I won’t know how I feel until I’ve baked them. Until, snapping off their arms and legs, I hear words tumble out between warm, scented mouthfuls. In the beginning, when Mum sent them in foil-wrapped batches to every new place, that was my favourite game of make-believe. That they cared about me, even though I ate them. That, until I licked the last crumb from my fingers, scrunched the buttery foil into a ball and hid it among my underwear, they listened to every word I said.
Now, I have to believe it. Otherwise. Otherwise I don’t know what.
Mum’s recipe card is propped on the window sill, for company rather than guidance. I know each frilled cursive by heart. Place the butter, brown sugar and golden syrup in a bowl and beat until light and creamy… add the eggs…mix in the spices…knead until smooth…until smooth…
I could bake them in my sleep. Sometimes, I do. I’m crossing a street in a dream or catching a bus or buying groceries, and I look down and my hands are all scabby with gingerbread dough. I’m sorry, I say to no one in particular, trying to wipe it off. It’s so sticky my skin comes off too, and bone and tissue and blood, until I’m nothing but a swarm of molecules and I wake up in white, sweaty light and lie still, waiting for everything to grow back.
As the country mourns, first responders are being praised for their heroism. But words are not enough, the head of the National Paramedics Association says.
I leave the radio on, even when I’m using the mixer. I like knowing the voices keep talking below the bubbling puddle in the bowl.
Not those voices. Those voices hide under leaf-litter near the back fence. Bruise-purple pulp after last night’s rain. I want to clean it up, but I daren’t go down there. Toadstools will push through the mush, flash their soft-tooth grins, egg them on. Go back up to the house, she’s alone. She’s let her guard down, thinks it’s safe.
What came first, gingerbread or voices? They’re stuck together with golden syrup. Surely Mum fed me little people as soon as I could chew? But she was fighting voices herself then.
Who you shouting at, Cheryl? You’re not fit to look after her. Take your meds or I’ll call the welfare.
The day they buried her, we didn’t cry. Say goodbye to your Gran. Shoving dirt into my fists. We opened our hands, watched thin brown rain, how pebbles bounced off the fake rosewood at crazy angles.
I put my arms around Mum’s neck and decided I would be an emergency worker when I grew up. Her first responder.
I shroud that dead hope in cling-wrap, shove it in the fridge with the biscuit dough. Take the radio out to the porch while it cools. Mum’s ghost slips out of her chair, makes way. We still can’t share a house.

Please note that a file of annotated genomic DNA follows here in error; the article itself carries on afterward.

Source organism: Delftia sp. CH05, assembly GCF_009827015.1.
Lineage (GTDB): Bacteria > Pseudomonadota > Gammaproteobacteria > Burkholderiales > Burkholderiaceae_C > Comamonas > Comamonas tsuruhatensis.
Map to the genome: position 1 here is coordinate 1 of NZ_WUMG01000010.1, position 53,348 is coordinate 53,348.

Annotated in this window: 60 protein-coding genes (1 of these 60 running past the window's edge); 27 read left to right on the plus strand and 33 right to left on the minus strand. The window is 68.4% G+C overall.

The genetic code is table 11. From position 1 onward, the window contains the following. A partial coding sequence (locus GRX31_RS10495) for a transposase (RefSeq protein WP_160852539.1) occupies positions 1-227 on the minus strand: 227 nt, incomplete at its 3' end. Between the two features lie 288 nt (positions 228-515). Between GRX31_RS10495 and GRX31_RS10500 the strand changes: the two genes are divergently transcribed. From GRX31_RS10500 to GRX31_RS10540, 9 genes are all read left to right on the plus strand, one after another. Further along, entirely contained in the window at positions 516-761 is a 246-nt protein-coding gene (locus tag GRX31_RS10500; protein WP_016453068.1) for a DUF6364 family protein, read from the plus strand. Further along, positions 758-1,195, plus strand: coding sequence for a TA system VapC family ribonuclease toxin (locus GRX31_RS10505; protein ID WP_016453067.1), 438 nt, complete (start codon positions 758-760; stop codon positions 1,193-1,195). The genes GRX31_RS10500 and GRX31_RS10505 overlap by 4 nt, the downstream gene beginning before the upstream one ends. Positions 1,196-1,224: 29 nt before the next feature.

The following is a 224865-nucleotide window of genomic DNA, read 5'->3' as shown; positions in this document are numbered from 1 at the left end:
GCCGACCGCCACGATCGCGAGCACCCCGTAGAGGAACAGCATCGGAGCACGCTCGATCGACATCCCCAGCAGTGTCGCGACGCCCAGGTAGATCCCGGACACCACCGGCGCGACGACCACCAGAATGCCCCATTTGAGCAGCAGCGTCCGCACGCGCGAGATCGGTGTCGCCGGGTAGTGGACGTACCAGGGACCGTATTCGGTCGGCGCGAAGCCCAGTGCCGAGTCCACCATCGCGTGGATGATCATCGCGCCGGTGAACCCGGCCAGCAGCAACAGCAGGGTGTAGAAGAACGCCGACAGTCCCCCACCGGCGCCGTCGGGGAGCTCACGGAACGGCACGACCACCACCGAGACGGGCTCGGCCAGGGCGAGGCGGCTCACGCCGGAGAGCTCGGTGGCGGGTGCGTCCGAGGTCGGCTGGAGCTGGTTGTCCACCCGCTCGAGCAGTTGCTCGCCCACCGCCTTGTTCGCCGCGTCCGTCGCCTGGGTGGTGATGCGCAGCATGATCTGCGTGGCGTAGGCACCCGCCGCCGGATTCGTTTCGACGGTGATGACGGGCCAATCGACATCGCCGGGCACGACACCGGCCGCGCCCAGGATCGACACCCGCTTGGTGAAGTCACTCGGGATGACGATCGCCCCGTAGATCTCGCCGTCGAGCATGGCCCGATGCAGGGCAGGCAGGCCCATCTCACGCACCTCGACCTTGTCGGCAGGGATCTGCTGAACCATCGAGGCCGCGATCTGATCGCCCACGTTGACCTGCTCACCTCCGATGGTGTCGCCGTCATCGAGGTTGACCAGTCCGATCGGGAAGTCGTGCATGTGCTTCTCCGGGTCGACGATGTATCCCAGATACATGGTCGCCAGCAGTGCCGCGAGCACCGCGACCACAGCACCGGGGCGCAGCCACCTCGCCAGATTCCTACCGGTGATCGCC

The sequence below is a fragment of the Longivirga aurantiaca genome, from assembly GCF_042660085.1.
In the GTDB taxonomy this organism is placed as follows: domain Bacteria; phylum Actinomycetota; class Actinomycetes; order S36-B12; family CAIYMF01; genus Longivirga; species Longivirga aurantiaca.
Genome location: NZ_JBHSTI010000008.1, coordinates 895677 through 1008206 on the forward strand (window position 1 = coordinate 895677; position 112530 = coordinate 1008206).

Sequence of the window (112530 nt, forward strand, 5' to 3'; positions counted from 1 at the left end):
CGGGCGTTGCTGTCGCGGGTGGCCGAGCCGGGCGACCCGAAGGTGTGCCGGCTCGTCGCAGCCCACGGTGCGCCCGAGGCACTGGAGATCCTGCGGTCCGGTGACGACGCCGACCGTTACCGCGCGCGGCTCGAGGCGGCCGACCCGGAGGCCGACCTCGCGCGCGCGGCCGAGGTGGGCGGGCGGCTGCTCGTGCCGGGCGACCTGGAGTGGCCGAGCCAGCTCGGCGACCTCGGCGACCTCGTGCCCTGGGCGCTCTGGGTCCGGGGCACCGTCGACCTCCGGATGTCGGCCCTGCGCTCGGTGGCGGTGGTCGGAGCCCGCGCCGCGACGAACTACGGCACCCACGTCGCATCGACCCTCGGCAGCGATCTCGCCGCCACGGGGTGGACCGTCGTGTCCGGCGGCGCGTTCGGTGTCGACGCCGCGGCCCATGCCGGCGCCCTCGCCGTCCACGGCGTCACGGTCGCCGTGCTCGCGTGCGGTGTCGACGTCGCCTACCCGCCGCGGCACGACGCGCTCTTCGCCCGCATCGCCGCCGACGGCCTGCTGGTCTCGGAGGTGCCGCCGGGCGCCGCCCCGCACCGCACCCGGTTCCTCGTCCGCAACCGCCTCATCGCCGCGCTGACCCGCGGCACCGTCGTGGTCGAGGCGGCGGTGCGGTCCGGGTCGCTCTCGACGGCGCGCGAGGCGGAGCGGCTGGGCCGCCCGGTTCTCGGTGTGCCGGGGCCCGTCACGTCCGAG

Dr William Ward, MD, FRACP, saved her before I had a chance. I hated his secretary for staring at our clothes. I can pay, Mum said. My mother left me something. And a house. The secretary shouldn’t have made her say that. But Dr Ward was worse. His fat smile feasted on our shabbiness. Phoney solicitude crinkled his cheeks. They told me to play in the corner. Suddenly, they were a they.
You’re sure she won’t?
Oh, she’s fine. Lives in her own world.
Under the play table, between chair legs, I see them. From this angle, he’s about to eat her head. Already, he licks her ginger curls. And she – likes it. She wants to swim through his bloated arteries, caress his ka-thumping heart. Tracing the Santa stencil in blunt red crayon, I wonder, how can she be so daft?
Dr Ward never pushed beyond transference, as far as I know. But Santa clones began invading our house. When the umpteenth one moved in on my 16 th birthday, the cracking started. Maybe it would have happened anyway. Solidity thinned into eggshell. The fractures grew mouths, started to talk.
You’re worthless. Nothing. Less than nothing.
Drugs, all the colours of the rainbow. None of them worked. A severe case. She may grow out of the worst of it. Otherwise…
Only gingerbread stifles the voices. In my memory, foil parcels arrive every day, still warm. Even at night. Left on my pillow by the gingerfairy.
All I know is, Mum felt she couldn’t look after me. You might pull me back in, the sharp cloves of her eyes said.
Cold to the touch. Time to roll the dough. Finger-shaping is the best bit. They all turn out space-suited, lately. Disposable coveralls, face shields, goggles. Onward Covid soldiers, marching as to war.
I hope they were women. The responders who took Mum. I’d been in a good place for a while, in a group home. She was starting to hint we could – maybe – someday –. When the hospital called, me and my flat mates were washing up, horsing around.
Your mother…pulmonary embolism…organ failure…no funeral…
Squatting down, I watch their bodies puff, turn golden. The vroom of the oven comforting as cat’s purr. I start rehearsing what to say to them.
She wasn’t there for me. I wasn’t there for her. Can you tell her it’s not all about first responders? Crumbly, melt-away love still counts. Tell her that.
Faye Brinsmead lives in Canberra, Australia. Her flash fiction appears in X-R-A-Y Literary Magazine, MoonPark Review, New Flash Fiction Review, Spelk, Reflex Fiction, Ellipsis Zine, FlashFlood 2020, (mac)ro(mic), and others. She won first prize in Reflex Fiction’s Spring 2020 flash competition, judged by Kathy Fish. Among my molecules, her poetry e-chapbook, is published by proletaria. She’s currently working on a novella. Find her on Twitter @ContesdeFaye.
Banner Art: Sedimentation, a Digital Painting/Collage by Robert Frede Kenter Tweets: frede_kenter